Axion is powered by the all-new APS3 battery. This slender battery which provides around 4 hours of operation is inserted into the battery compartment located at the lower part of the device. If we tend to stay in the field for longer, it is recommendable to buy another battery. The battery can be changed in a matter of seconds, which is superb, especially if we look at the competitive devices which mostly come with an integrated, unremovable battery.
It is important to note that Axion devices perform amazingly in all weather conditions, including rain and fog, which is a characteristic of all thermal imaging devices. This is one of their main advantages over analog and digital night vision optics. Furthermore, they can be used for observations both during the day and night, whereas analog night vision optics can sustain considerable sensor damage when powered on during daylight.
The differences among Axion models currently in production (May, 2020)
Even though Axion Key models are less advanced than standard Axion models, they meet the demands of most hunters. How do Key devices differ from the other ones in Pulsar’s offer? The first difference is that one cannot capture images & record videos with them. Furthermore, they lack Wi-fi connectivity, meaning that it is impossible to connect them to the Stream Vision smartphone app. On the other hand, XM30S boasts 16 Gb of internal memory. One of the latest updates brought voice recording about, which was a major step forward. Key devices are equipped with a display of the LCOS type, whereas the standard models feature an AMOLED HD display. The latter provides an image of higher quality and can withstand lower temperatures all the way to –25 °C (LCOS displays can handle temperatures as low as –10 °C). The Key series has chalcogenide lenses, while XM30S’s lenses are made of germanium. You get a battery charger with two battery slots with the XM30S. With Key devices it is not included, so unless you buy it extra you will have to charge the battery while inserted into the device with the supplied MicroUSB-cable. The devices differ in the magnification range. Key XM22 starts at 2x, Key XM30 at 2.5x, and XM30S at 4.5x. All come with a 4x digital zoom.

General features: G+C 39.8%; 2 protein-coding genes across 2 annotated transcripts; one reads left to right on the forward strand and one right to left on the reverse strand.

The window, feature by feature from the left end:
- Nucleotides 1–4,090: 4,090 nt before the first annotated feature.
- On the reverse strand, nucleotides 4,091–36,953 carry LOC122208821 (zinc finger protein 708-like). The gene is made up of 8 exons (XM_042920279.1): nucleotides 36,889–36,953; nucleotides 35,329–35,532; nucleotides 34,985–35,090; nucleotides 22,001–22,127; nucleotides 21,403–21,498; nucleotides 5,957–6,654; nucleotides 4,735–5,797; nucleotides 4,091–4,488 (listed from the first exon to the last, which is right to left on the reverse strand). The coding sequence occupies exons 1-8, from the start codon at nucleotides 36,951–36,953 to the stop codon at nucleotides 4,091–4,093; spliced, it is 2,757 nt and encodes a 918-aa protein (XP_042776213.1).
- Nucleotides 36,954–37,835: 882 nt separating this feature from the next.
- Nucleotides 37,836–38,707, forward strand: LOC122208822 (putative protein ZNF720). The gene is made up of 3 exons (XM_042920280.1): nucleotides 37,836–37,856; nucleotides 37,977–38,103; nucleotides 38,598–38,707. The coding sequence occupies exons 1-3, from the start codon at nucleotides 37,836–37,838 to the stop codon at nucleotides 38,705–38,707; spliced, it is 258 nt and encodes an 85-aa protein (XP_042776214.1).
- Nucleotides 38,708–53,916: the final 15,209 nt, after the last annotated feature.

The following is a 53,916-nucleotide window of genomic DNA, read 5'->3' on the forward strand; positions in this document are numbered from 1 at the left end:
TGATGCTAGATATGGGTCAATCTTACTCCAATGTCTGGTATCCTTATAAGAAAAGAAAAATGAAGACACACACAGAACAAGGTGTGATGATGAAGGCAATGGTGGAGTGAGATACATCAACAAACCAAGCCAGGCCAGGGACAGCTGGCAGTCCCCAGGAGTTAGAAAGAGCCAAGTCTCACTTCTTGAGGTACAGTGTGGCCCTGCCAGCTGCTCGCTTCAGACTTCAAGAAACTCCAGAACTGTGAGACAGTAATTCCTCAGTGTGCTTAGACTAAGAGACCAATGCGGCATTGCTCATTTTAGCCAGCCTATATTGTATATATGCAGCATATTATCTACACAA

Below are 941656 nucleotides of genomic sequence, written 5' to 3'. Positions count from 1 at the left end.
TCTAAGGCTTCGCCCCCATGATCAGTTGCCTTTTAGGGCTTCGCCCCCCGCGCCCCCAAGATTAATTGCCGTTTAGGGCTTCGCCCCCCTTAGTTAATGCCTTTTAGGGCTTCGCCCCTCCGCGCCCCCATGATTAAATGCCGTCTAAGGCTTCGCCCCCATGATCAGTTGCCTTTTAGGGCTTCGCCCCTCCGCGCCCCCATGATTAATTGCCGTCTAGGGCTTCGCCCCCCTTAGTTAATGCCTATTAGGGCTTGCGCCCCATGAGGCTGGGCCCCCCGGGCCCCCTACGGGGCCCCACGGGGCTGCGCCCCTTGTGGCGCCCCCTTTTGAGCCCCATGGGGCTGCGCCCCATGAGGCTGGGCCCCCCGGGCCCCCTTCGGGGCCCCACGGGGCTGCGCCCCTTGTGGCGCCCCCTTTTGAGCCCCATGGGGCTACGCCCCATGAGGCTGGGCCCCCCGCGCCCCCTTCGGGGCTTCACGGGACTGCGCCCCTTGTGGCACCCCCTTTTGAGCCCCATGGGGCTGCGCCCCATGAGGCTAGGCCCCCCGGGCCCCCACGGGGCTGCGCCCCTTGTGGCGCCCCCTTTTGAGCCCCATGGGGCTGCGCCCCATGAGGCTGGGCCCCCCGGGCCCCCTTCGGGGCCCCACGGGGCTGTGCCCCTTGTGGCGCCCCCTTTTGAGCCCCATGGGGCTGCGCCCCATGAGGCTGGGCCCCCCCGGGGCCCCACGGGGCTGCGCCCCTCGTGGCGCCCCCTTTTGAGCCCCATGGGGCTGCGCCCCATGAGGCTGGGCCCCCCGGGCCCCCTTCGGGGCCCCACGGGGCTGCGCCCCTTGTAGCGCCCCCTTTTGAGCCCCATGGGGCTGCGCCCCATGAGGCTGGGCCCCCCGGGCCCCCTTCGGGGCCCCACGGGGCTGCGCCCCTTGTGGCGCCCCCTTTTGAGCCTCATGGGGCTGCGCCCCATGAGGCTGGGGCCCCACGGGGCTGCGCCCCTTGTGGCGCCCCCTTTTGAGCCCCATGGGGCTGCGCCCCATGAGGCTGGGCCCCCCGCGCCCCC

Apart from the magnification range, Key XM22 and Key XM30 also differ in the size of the objective lens. They are equipped with a lens that measures 22 and 30 mm in diameter, respectively. For this reason, Key XM22 offers a greater field of view. As it is meant for close-range observations it lacks the focusing ring which is typically located next to the objective lens. Key XM 22 can detect heat up to 950 m away, whereas Key XM30 can detect heat up to 1200 m away.
Is the new XM30S any different than the discontinued XM30 model (XM38 has not yet received a successor as of May 2020)? Yes, it is. The first difference is in the display. The newly introduced XM30S has a slightly bigger display, which is why the starting magnification is no longer 4x but 4.5x. The second difference has to do with the sensor. XM30S is equipped with an upgraded sensor, resulting in an image with less noise. The heat detection capability remains the same, 1300 m.
To identify the observed game accordingly, it must be at a distance up to 300 m. The maximum distance at which the object can be identified depends on the model and the weather conditions. The antlers can be seen up to 150 m away.
Let us take a look at the prices. Key XM22 costs around 1000 € which is incredibly affordable for a thermal imaging device at this level of quality. The other two models also boast a competitive price considering what they offer – For Key XM30, you will spend around 1300 €, while XM30S will cost you 1700 €.
If you are looking for a thermal imaging monocular at an affordable price, Axion will not leave you indifferent. The information above will help you choose the right model for your needs. Axion can accompany you on every hunt thanks to its small size – you can store it in a pocket any time you like. In this price class, it is difficult to find a thermal imaging device of higher quality. You get a 3-year warranty when you purchase it, and Pulsar will repair it even after this period expires.